Movie Review: “Dead Man Down” – A Hot Mess

Written by Jesse Gelinas March 11, 2013

Colin Farrell in "Dead Man Down"

“You have no idea what you’re getting into!”

There is still originality in Hollywood. There is creativity and ingenuity, wit and charm. Unfortunately, so many filmmakers fall into that age old trap of not knowing what the shit they’re doing. “Dead Man Down” is one such transgressor. It has all the elements that should make a decent flick. A solid cast, a proven foreign director, a half-decent theme to build the plot around, so why does it have to fail at every turn? Why is it such a jumbled mess of a movie? My guess is, they got so wrapped up in crafting stellar performances and stylish editing, that they forgot about the details. Like plot and storytelling.

Colin Farrell plays Victor, a rising gangster with a score to settle. His boss, Alphonse is under threat by a mysterious messenger who has begun killing his crew. Of course Victor is behind it. Of course he has a solid vengeance motive, and of course this is revealed in the first fifteen minutes. Added to this familiar mix is the wild card: Noomi Rapace is Beatrice, Victor’s amorous neighbour who knows what kind of killer he is and wishes him to take out the man who scarred her in a car accident years earlier. Obviously, this leads to many romantic situations.

“They killed my wife. They thought they killed me, and they should’ve made sure.”

On the positive end, Farrell and Rapace are great together. She’s a real gem ad shines throughout the film. Going from cute, to psychotic, to sympathetic, and back to cute again effortlessly. Farrell gives another solid go at one of his more familiar roles as the angry tough guy with the heart of gold. The film also contains a few pretty decent action scenes with some really slick editing that will keep the visually inclined quite interested throughout even the boring parts of the “plot”.

Noomi Rapace in "Dead Man Down"

Now about that plot… it’s essentially nonexistent. I mean, it’s there; it’s just presented horribly. Things that should be secret are revealed instantly, and things that we need to know are completely hidden from us. More than once, the meaning of a scene is entirely reliant on a single throwaway line shoehorned in at the end of the conversation. This routine grows old quickly and makes the writer’s failed “twists” quite tiresome. Added to this, the film wastes no time actually trying to build to its Commando-esque climax that comes the fuck out of nowhere. The biggest flaw is probably the fact that Beatrice is supposedly so badly scarred that she is forever traumatized and ridiculed by all who lay eyes on her. The problem though, is that she spends the entire film in cut-off shirts, looking entirely snog-able. Well, suspension of disbelief, right?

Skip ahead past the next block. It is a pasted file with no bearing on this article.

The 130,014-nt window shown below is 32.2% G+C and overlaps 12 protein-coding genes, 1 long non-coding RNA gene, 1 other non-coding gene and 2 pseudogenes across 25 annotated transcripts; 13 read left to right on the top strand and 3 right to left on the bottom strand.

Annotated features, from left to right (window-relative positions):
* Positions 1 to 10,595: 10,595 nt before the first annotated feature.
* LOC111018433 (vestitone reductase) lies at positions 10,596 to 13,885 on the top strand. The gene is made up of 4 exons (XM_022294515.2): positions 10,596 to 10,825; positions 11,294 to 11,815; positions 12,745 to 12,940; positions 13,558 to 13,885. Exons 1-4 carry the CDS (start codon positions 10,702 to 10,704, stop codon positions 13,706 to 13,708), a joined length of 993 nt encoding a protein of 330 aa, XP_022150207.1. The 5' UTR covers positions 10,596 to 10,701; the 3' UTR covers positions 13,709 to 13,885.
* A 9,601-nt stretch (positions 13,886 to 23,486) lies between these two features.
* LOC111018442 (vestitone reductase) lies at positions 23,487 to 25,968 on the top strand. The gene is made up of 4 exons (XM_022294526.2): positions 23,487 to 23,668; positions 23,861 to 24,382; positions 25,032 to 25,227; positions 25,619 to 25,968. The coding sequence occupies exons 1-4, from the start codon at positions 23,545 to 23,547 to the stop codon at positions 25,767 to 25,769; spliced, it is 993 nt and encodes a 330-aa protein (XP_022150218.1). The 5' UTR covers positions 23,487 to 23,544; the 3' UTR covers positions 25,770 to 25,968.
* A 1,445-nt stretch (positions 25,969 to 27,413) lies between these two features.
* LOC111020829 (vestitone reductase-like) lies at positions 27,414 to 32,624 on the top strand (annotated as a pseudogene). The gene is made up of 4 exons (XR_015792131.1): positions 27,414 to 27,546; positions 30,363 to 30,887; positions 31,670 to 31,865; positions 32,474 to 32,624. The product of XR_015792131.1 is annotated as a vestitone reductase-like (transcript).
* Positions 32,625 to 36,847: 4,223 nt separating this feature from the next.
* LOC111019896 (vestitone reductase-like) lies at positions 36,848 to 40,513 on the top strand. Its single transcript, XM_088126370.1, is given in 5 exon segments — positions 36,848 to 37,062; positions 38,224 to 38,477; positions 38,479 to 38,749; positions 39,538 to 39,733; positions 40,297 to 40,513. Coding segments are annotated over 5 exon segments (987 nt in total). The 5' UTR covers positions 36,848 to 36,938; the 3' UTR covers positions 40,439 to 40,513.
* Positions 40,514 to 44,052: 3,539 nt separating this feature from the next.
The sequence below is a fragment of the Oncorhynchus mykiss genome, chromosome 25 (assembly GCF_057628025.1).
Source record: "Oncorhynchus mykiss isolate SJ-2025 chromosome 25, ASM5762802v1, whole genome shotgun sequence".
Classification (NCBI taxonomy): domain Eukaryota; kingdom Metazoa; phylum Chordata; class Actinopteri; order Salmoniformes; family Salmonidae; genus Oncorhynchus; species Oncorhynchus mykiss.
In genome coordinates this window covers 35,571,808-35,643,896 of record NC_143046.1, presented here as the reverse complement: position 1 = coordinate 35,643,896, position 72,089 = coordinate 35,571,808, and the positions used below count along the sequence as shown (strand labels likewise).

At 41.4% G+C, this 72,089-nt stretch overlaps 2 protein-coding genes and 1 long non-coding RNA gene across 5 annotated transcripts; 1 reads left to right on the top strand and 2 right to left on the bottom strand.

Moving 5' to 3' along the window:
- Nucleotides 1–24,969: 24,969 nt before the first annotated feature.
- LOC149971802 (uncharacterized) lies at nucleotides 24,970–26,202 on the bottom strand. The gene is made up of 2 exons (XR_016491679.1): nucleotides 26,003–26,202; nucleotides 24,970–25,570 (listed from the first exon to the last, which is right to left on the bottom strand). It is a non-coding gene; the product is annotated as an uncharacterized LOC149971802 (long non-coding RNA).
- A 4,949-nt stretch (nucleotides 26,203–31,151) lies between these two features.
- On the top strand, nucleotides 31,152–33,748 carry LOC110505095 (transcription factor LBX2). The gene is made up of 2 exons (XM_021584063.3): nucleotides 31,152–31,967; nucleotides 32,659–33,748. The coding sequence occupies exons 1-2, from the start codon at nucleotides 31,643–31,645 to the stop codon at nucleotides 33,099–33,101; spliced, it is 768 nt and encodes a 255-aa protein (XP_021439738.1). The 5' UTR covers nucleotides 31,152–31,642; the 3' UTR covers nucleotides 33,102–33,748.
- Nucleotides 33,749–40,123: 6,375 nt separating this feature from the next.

“Revenge… I never thought of it until now.”

“Dead Man Down” is a travesty of film making and storytelling. The plot is everywhere. The themes are muddled. The entire point of Farrell’s fleeting Hungarian identity is hazy at best. It does however sport a certain charm in its characters and style. Not enough to save it, but enough to not totally condemn it. This isn’t the worst flick you’ll ever catch on DVD, but just be glad you’ll never have to go rent it on DVD. Just wait until it’s on TV or Netflix or some such free nonsense.

My Rating: 5/10

Theatrical poster for "Dead Man Down"

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About Jesse Gelinas

After years attempting to escape the Matrix, Jesse has accepted his fate as a writer and Senior Editor. Now that's he finished with his film degree, it gives him something to do while waiting for the machines to get careless.

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